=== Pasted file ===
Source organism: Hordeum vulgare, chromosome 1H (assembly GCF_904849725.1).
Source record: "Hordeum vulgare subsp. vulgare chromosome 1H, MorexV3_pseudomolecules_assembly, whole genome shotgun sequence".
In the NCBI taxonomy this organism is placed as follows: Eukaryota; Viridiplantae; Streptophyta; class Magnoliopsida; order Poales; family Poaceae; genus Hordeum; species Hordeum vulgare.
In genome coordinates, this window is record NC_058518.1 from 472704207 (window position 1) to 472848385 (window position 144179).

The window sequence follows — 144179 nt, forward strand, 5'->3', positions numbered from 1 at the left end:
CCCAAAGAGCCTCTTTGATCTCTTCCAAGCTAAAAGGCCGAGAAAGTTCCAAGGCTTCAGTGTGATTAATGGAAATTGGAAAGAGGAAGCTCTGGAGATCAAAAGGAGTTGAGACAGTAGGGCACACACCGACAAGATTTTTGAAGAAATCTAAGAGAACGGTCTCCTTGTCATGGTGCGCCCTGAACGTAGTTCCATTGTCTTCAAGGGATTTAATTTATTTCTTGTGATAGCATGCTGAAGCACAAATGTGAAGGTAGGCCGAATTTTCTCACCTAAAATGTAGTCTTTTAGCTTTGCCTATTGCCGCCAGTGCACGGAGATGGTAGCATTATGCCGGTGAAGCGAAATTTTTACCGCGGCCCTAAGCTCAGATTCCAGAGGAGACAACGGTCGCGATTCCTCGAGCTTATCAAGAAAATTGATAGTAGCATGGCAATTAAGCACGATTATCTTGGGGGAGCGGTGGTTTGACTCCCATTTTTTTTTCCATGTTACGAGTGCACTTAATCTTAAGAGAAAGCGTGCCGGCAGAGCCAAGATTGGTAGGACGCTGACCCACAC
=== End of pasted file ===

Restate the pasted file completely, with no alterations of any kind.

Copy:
Source organism: Hordeum vulgare, chromosome 1H (assembly GCF_904849725.1).
Source record: "Hordeum vulgare subsp. vulgare chromosome 1H, MorexV3_pseudomolecules_assembly, whole genome shotgun sequence".
In the NCBI taxonomy this organism is placed as follows: Eukaryota; Viridiplantae; Streptophyta; class Magnoliopsida; order Poales; family Poaceae; genus Hordeum; species Hordeum vulgare.
In genome coordinates, this window is record NC_058518.1 from 472704207 (window position 1) to 472848385 (window position 144179).

The window sequence follows — 144179 nt, forward strand, 5'->3', positions numbered from 1 at the left end:
CCCAAAGAGCCTCTTTGATCTCTTCCAAGCTAAAAGGCCGAGAAAGTTCCAAGGCTTCAGTGTGATTAATGGAAATTGGAAAGAGGAAGCTCTGGAGATCAAAAGGAGTTGAGACAGTAGGGCACACACCGACAAGATTTTTGAAGAAATCTAAGAGAACGGTCTCCTTGTCATGGTGCGCCCTGAACGTAGTTCCATTGTCTTCAAGGGATTTAATTTATTTCTTGTGATAGCATGCTGAAGCACAAATGTGAAGGTAGGCCGAATTTTCTCACCTAAAATGTAGTCTTTTAGCTTTGCCTATTGCCGCCAGTGCACGGAGATGGTAGCATTATGCCGGTGAAGCGAAATTTTTACCGCGGCCCTAAGCTCAGATTCCAGAGGAGACAACGGTCGCGATTCCTCGAGCTTATCAAGAAAATTGATAGTAGCATGGCAATTAAGCACGATTATCTTGGGGGAGCGGTGGTTTGACTCCCATTTTTTTTTCCATGTTACGAGTGCACTTAATCTTAAGAGAAAGCGTGCCGGCAGAGCCAAGATTGGTAGGACGCTGACCCACAC